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Campaign group rises to fight transport embargos

10 May The clampdown on crane hire companies going about their business at busy times of the day has been demonstrated to be damaging to the UK economy.

In many parts of the country mobile cranes face tight restrictions on when they can be moved
In many parts of the country mobile cranes face tight restrictions on when they can be moved

The Road Haulage Association, supported by the Heavy Transport Association and other interests, has set up the Abnormal Loads Group (ALG) specifically to campaign against heavy-handed police stopping business from operating.

Crane hire companies have been increasingly suffering in recent months as more and more police decide that it is not just abnormal loads – loads that required a police escort or notification – that cannot move during morning and afternoon rush hours, but also regular mobile cranes.

The ALG has commissioned research from an economics consultancy to make the case for more liberal policing of abnormal loads.

The resulting report, written by the Centre for Economic & Business Research (CEBR), outlines the following costs to the industry:

  • Increased financial costs of notifications and staff time

The intensified requirements for notifications to the authorities of forthcoming movements means an increased administrative burden on both road haulage firms as well as the authorities that process notifications. This is in the form of both time costs – as it takes more time to undertake these administrative tasks to process the notifications. An appraisal of costs over a 10-year period is £14m and financial cost amounts to £48m.

  • Carbon dioxide emissions impacts

The enhanced application of regulations leads to drivers of abnormal loads to avoid driving through the affected regions. As a result of these extended journeys, there will be additional associated carbon dioxide emissions. These emissions are valued using the UK government’s cost of carbon. Over a 10-year period, these impacts are appraised at being up to £420m.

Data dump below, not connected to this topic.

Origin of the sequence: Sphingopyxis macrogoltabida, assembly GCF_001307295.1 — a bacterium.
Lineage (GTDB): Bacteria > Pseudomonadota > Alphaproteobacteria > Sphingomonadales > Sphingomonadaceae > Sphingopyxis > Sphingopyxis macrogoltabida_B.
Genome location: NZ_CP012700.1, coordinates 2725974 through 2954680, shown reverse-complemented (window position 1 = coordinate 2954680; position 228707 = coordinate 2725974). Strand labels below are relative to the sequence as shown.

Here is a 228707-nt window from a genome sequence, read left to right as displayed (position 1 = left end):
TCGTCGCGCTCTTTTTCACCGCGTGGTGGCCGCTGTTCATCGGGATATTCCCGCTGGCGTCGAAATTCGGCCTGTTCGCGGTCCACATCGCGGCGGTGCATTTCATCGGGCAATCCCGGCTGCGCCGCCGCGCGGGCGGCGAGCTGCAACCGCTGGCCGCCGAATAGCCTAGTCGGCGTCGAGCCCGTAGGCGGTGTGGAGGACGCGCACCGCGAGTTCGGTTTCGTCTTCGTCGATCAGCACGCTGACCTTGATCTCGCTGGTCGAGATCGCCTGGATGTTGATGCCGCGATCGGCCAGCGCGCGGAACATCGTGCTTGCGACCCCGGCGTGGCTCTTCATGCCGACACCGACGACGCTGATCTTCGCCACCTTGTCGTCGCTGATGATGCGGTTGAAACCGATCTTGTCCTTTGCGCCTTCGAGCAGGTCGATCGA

• Reduced haulage activity and wider impact on industry

Heightened regulatory demands have led to reduced economic activity for the road haulage sector. The impact of this reduced economic output is estimated to be up to £171m per annum. When looking at the appraisal of costs over a 10-year period this equates to £1.5bn, CEBR calculates.

CEBR puts the total costs in terms of economic output, measured as GVA, at £584m a year, underscoring the substantial economic consequences associated with heightened driver downtime.

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The key constabularies where problems have been experienced are:

  • Greater Manchester
  • Merseyside
  • Cheshire
  • Humberside
  • Staffordshire & West Midlands
  • East Anglia
  • London Metropolitan
  • North Wales.

The economists recommend: “Those constabularies that have recently unilaterally increased their level of enforcement of the regulations should revert to their previous level of enforcement and properly engage with industry to determine the case for any potential changes and the wider impact of stricter enforcement.”

The ALG wants the National Police Chiefs' Council (NPCC) to establish clear and standardised APCO guidelines for chief constables regarding abnormal load and Special Types-General Order (STGO) movements. These guidelines should outline the proper procedures, notification requirements, escorting and enforcement actions, providing a consistent framework for law enforcement agencies nationwide.

It also wants the police to get better training in the regulations since many of them accosting crane hire companies do not know what they are talking about.

“Given the complexity of these regulations, officers need comprehensive training to understand the nuances of abnormal load movements,” the ALG said.

The Construction Plant-hire Association has not joined the ALG but has added its voice of support on the issue. It has written a letter to the secretary of state for transport, Mark Harper, and copied in three other ministers, several shadow ministers and the police. The CPA explains the difficulties that plant hire companies are facing with transport embargoes.

The letter, co-signed by CPA legal manager David Smith and policy manager Chris Cassley, says: “We are aware that ACPO’s 2010 Guidance on the movement of abnormal indivisible loads is being reviewed next month. It is critical this review works for the construction industry and develops a consistent approach if we are to avoid significant costs and productivity impacts across UK construction.”

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